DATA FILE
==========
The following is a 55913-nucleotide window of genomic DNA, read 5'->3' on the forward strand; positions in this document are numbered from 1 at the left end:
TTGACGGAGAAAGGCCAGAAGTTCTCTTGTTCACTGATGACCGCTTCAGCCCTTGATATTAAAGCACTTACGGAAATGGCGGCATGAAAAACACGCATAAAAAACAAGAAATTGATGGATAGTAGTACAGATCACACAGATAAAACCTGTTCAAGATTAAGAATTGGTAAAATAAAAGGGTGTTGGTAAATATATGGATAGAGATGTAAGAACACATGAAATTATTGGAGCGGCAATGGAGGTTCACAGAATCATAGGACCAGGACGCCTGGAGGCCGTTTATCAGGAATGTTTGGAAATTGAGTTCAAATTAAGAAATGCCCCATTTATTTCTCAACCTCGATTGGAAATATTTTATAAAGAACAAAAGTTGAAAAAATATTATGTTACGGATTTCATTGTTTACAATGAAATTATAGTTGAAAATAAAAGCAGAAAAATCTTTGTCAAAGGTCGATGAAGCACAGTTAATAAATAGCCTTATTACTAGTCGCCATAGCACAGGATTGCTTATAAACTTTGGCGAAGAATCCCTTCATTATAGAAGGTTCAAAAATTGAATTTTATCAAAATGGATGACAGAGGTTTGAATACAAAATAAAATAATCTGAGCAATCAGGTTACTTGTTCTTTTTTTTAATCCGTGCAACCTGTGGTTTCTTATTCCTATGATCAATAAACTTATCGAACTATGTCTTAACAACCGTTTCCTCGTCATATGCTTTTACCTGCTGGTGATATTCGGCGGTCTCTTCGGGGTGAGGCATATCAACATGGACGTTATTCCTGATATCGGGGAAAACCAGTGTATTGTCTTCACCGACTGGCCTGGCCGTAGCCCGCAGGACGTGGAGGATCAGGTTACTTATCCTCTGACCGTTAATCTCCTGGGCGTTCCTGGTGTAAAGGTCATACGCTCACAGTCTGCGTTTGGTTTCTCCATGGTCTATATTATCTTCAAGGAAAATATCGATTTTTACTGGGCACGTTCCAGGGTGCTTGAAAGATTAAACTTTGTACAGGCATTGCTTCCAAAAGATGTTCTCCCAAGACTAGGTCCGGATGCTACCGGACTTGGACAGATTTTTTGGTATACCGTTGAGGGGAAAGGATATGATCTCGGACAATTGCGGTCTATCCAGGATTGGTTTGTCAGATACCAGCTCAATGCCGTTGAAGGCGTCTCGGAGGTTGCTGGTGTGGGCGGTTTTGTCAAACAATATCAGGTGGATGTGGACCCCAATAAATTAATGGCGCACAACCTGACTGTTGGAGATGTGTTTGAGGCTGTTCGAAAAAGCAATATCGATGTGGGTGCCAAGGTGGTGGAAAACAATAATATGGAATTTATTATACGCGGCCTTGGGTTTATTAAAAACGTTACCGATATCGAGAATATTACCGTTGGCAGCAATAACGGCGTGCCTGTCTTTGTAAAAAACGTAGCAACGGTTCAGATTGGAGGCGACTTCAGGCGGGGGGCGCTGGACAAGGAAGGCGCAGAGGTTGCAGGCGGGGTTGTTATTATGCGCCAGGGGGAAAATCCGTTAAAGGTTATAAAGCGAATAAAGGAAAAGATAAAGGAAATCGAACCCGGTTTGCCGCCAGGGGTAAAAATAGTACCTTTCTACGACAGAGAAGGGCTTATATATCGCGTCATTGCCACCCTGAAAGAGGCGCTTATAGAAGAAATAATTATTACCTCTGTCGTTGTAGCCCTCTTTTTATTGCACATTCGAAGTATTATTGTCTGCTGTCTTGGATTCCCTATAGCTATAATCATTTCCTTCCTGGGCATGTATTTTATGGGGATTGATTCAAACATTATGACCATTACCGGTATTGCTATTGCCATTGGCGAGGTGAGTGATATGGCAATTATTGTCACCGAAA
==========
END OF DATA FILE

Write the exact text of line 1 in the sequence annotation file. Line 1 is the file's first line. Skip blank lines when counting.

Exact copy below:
The following is a 55913-nucleotide window of genomic DNA, read 5'->3' on the forward strand; positions in this document are numbered from 1 at the left end: